Ministers in the German federal state of Hesse have relaunched a drive for the introduction of auto-enrolment to boost private pension saving.

A resolution to support their idea was brought to the upper chamber of parliament, the Bundesrat, at the end of March. It was promptly assigned to various of the upper chamber’s committees, which have postponed debating the proposal. IPE understands this is normal procedure. 

Under the Hessian ministers’ proposal, employees would be automatically signed up for a private pension unless they were sufficiently covered by a workplace pension or opted out of the private scheme.

The government would create a fund to be the default provider and investor of individuals’ savings unless they chose an alternative.

Countries such as Sweden and the UK had had good experience with state-organised funds, according to the ministers. Thomas Schäfer, the Christian Democrat finance minister for the state of Hesse, has previously cited NEST in the UK and AP7 in Sweden as examples.

Thomas Schäfer

Thomas Schäfer, Hesse finance minister

Credit: Martin Kraft

Speaking at an industry conference in Berlin earlier this year, Schäfer also said there was a positive precedent for auto-enrolment in Germany, citing the growth in the number of so-called “mini-jobbers” paying social security contributions since this became the default several years ago.

Ministers have also proposed for the default investment product to come with limited guarantees, in return for higher equity exposure and the prospect of higher returns. Currently, state-subsidised private pension savings products have to guarantee the contributions that have been paid in.

The state-backed fund would make investments that meet minimum environmental and ethical standards and, for cost reasons, would mainly invest passively. The government would not be allowed to intervene in the fund’s investments.

Under the proposals, the scheme would offer savers a cost-efficient and transparent product and compete with private providers on the open market. It and other providers meeting pre-determined criteria would be included in a list to be maintained by a neutral state body. 

The envisaged national pension savings scheme would be implemented by means of salary sacrifice. For those on a low income, the state would pay a large part of the contributions using the existing system for paying contributions to state-subsidised third-pillar, or “Riester”, products.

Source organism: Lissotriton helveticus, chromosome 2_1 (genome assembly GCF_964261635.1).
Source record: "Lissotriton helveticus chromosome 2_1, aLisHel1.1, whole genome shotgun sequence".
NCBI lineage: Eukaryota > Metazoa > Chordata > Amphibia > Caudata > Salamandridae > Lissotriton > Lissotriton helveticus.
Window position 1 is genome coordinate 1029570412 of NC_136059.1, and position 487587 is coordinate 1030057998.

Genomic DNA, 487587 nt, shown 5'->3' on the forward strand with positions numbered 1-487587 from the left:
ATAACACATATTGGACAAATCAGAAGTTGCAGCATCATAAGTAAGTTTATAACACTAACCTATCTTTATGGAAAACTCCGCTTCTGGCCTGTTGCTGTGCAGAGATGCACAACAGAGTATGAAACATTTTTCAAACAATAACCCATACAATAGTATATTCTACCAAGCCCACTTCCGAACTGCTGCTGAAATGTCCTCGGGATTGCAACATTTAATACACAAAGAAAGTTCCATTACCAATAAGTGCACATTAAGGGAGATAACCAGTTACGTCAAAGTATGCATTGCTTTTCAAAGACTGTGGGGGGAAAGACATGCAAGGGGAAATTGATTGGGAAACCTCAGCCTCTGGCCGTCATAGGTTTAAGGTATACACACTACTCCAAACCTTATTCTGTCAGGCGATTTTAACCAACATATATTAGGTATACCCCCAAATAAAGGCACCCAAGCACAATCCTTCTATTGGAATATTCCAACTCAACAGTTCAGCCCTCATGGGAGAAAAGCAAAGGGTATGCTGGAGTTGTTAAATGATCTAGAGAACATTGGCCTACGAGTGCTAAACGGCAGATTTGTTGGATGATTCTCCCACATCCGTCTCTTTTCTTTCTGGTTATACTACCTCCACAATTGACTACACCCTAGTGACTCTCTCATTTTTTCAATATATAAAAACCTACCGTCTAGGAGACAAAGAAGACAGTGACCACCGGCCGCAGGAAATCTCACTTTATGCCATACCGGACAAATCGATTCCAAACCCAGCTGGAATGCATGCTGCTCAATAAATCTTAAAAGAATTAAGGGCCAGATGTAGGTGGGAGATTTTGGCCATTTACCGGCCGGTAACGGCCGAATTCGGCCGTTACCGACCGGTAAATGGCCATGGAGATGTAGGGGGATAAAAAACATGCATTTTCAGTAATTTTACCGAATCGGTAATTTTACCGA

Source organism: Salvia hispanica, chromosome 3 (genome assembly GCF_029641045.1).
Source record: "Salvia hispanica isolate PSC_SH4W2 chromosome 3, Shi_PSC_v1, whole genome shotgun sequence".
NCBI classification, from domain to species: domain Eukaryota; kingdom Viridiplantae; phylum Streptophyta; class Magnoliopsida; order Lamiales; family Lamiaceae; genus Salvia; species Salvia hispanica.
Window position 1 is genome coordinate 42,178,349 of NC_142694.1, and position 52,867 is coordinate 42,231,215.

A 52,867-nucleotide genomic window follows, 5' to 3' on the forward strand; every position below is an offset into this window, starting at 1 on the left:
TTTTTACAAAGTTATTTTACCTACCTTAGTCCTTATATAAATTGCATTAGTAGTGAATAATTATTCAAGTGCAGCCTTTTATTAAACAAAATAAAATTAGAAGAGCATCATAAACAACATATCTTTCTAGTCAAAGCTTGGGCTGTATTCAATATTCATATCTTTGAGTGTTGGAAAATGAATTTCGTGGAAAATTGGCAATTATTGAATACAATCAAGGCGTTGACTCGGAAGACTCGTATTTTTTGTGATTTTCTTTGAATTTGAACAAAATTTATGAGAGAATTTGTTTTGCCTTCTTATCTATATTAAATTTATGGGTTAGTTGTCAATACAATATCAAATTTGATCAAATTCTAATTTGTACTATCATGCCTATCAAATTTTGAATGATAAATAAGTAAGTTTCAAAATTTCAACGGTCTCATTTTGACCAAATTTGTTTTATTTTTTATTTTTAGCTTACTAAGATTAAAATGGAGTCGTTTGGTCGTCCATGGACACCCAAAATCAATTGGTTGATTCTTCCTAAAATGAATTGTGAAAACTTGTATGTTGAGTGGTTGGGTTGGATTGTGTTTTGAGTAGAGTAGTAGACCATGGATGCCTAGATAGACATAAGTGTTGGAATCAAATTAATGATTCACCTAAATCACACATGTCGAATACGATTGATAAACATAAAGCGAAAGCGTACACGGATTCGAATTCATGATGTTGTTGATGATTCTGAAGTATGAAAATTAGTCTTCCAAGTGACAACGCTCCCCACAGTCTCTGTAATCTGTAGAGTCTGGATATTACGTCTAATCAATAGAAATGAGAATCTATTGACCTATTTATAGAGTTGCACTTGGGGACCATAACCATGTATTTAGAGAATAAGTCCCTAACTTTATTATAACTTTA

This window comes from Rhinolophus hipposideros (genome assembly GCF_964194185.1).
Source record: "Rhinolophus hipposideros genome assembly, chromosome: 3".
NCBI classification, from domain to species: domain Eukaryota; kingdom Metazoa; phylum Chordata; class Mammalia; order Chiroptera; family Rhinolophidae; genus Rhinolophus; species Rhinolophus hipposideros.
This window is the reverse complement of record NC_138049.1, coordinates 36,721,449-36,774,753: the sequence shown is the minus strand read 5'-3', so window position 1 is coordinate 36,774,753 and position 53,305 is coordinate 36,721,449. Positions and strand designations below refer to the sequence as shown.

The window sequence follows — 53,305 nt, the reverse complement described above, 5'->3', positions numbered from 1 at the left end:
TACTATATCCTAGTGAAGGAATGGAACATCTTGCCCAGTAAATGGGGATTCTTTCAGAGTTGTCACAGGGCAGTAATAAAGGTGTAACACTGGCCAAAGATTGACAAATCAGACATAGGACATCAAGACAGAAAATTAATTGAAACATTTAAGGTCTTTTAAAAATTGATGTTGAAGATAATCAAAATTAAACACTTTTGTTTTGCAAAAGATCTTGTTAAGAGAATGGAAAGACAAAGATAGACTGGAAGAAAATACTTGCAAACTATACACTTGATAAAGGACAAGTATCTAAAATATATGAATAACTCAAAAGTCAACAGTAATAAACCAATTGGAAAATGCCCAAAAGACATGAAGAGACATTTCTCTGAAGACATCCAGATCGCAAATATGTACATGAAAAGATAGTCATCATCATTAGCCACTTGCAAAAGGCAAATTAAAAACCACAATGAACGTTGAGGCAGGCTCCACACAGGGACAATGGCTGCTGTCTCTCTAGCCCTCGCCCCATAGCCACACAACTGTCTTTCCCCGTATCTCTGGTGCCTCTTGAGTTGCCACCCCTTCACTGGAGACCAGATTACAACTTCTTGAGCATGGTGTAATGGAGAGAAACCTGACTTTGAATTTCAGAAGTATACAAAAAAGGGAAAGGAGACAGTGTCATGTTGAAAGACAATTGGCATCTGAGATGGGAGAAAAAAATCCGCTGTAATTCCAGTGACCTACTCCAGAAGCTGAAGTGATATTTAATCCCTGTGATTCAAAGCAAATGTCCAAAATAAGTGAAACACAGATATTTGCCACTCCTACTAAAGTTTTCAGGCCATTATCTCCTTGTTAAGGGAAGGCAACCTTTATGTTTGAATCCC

Trade bodies criticise plans

Various trade associations expressed opposition to the Hessian government’s plan. 

BVI, the German fund management association, said a state pension fund would distort competition and was unlikely to be cheaper than other products on the market.

GDV, the insurance trade body, also came out against the Deutschland-Rente proposal. It said making it a legal requirement for employers to auto-enrol individuals into funded private pensions was challenging from a regulatory and bureaucratic standpoint.

It also argued that the Hessian government’s concept did not offer a solution for individuals that were not in stable employment.

The current state-subsidised private pension system definitely needed improvement, added the GDV, but efforts should focus on existing, easy-to-implement suggestions. 

Heribert Karch, chief executive of MetallRente and chair of the German occupational pensions association, was a strong critic of the Deutschland-Rente when it was first put forward by the Hessian ministers.

Deutschland-Rente: Take two

German Bundesrat

The proposal brought to the Bundesrat last month was based on ideas that go back to 2015, when Schäfer and his fellow regional government ministers Tarek Al-Wazir and Stefan Grüttner first presented the idea of a national private pension savings scheme.

The Deutschland-Rente idea came to nothing, however, and reform efforts in the intervening years instead culminated in legislation introducing the possibility of industry-wide defined contribution schemes.  

The Hessian ministers have argued that Germany’s recent pension reform – the Betriebsrentenstärkungsgesetz (BRSG) – would probably not be enough to bring about comprehensive pensions coverage, in particular for employees in small and medium-sized businesses that were not signed up to industry agreements.

The BRSG came into effect at the start of this year and German unions and employer representatives have asked providers to give them breathing space to negotiate on new pension plans.

Schäfer has previously said that existing private pension products tended to be too complex and too expensive for the return they offered. Promoting a standardised Riester pension is one of the policies in the coalition government’s programme .